Test Bank For Immunobiology 9th Edition By by Kenneth Murphy

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Test Bank For Immunobiology 9th Edition By by Kenneth Murphy

Janeway’s Immunobiology, 9th Edition

Chapter 5: The Generation of Lymphocyte Antigen Receptors

Primary immunoglobulin gene rearrangement

5-1  Immunoglobulin genes are rearranged in the progenitors of antibody-producing cells

5.1 Multiple choice: The exon encoding the V region of an immunoglobulin protein is generated by a process of somatic recombination. This recombination event brings V gene and J gene segments together:

A.  In all cells of the body to encode a V region sequence

B.  To generate maximum diversity in the CDR3 sequence of the V region

C.  By alternative RNA splicing to encode a V region sequence

D.  By a precise mechanism that never adds or loses nucleotides at the junction

E.  To generate a single exon encoding the entire immunoglobulin protein

5-2  Complete genes that encode a variable region are generated by the somatic recombination of separate gene segments

5.2  True/False: Most eukaryotic genes are encoded in a set of exons that are brought together to form a contiguous protein coding sequence by the process of mRNA splicing. In contrast, immunoglobulin genes use somatic recombination of gene segments and not mRNA splicing to generate the final mRNA that is translated into protein.

5-3  Multiple contiguous V gene segments are present at each immunoglobulin locus

5.3  Multiple choice: Different individuals can have different numbers of functional V gene segments as well as different numbers of constant region genes. This type of genetic polymorphism between individuals indicates that:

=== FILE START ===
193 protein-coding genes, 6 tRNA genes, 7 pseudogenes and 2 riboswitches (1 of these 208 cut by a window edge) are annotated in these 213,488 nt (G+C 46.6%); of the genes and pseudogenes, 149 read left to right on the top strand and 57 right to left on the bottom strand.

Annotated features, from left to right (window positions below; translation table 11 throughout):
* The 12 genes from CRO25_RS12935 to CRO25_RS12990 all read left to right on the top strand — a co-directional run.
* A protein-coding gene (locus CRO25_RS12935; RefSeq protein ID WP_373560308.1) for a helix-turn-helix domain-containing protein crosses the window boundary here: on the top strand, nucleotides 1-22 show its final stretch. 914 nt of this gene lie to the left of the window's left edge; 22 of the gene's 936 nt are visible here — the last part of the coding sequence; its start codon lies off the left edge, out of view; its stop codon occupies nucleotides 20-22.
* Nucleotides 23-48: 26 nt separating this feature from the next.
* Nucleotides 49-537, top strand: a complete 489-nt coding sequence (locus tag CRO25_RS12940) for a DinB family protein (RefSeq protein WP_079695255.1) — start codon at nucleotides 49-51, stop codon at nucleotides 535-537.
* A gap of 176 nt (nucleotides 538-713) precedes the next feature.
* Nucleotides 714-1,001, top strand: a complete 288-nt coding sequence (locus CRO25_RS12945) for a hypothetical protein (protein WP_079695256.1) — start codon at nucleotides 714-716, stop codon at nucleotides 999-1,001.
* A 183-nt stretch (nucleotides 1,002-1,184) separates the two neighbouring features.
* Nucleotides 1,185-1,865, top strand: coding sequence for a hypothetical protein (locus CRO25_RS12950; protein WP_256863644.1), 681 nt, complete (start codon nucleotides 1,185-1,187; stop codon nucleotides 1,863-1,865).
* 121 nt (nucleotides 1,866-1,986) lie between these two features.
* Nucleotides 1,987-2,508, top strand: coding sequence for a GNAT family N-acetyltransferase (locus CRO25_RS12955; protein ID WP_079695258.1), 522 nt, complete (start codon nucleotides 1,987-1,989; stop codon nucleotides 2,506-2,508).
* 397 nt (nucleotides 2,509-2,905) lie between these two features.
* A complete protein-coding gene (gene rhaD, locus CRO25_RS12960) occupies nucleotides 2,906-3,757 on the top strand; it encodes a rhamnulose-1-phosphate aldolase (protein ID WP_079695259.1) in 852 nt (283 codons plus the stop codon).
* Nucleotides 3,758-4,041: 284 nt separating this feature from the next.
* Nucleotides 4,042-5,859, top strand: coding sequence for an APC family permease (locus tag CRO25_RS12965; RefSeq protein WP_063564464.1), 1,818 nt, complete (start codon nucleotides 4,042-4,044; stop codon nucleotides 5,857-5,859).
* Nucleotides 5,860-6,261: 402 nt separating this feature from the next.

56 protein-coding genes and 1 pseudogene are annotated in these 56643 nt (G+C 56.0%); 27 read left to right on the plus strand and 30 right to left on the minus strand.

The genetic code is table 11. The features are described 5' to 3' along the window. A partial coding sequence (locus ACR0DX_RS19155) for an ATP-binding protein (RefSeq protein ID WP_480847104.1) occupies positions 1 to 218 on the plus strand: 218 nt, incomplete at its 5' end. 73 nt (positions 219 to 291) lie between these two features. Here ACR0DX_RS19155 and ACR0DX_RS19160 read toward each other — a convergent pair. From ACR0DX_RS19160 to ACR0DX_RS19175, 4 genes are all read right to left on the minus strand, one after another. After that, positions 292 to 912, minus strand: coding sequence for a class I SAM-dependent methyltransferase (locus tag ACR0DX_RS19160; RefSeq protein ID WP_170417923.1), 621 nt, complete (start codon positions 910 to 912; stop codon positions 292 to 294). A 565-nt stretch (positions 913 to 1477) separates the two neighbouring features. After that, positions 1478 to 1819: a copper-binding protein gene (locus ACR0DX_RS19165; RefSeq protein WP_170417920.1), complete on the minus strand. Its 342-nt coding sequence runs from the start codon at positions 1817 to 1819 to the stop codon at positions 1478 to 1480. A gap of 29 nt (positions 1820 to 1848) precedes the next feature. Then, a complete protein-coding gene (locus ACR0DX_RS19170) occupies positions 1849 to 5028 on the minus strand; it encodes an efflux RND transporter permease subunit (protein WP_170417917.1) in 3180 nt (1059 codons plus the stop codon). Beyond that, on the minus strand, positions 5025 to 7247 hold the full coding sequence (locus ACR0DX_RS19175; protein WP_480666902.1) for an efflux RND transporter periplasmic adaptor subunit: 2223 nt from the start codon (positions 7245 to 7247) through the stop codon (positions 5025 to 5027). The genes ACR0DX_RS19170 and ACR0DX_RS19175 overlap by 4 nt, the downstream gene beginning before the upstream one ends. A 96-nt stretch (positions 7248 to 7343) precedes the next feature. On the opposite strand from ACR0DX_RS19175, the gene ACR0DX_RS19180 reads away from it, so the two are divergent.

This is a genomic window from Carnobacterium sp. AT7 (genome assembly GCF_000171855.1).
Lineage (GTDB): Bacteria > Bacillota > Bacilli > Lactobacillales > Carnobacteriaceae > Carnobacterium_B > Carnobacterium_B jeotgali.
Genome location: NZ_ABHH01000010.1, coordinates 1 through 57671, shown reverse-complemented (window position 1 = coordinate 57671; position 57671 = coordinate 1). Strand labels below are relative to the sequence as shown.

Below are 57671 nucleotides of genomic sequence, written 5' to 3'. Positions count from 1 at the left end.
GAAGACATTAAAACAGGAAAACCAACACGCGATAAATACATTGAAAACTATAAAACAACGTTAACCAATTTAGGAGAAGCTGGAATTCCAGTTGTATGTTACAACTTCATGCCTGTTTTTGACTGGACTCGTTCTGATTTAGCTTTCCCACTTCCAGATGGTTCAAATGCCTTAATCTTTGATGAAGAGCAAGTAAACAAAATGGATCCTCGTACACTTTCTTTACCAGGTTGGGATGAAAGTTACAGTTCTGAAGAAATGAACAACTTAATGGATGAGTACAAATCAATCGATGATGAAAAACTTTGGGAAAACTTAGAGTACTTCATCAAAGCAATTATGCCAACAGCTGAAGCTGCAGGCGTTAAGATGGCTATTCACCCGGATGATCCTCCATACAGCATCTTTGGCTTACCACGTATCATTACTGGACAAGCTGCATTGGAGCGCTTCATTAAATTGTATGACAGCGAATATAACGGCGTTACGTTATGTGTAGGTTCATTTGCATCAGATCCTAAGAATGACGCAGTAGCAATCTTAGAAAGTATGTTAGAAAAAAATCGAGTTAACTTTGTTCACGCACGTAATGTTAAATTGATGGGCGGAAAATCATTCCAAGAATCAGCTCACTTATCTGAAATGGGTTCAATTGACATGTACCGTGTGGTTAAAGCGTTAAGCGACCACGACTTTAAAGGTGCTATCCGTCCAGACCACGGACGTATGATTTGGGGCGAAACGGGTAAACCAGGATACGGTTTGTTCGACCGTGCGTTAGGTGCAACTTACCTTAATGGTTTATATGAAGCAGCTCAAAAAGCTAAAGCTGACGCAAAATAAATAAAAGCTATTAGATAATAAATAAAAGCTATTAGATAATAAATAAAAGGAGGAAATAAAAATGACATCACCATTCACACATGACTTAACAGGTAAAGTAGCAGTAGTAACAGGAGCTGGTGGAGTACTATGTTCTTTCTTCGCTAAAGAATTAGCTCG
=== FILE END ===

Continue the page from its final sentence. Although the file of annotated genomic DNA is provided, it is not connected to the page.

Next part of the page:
A.  The antibody heavy and light chain loci undergo more frequent mutation than other genes in the genome.

B.  The recombination machinery is active in germ cells.

C.  Individuals only need κ or λ light chains, but not both.

D.  The precise number of antibody gene segments in an individual is not important.

E.  Antibody gene segments underwent more frequent duplication during evolution than other genes in the genome.

5-4  Rearrangement of V, D, and J gene segments is guided by flanking DNA sequences

5.4  Multiple choice: Recombination signal sequences are conserved heptamer and nonamer sequences that flank the V, J, and D gene segments which undergo recombination to generate the final V region coding exon. Some of these have 12-nucleotide spacers between the heptamer and nonamer, and others have 23-nucleotide spacers. The reason recombination signal sequences come in these two forms is: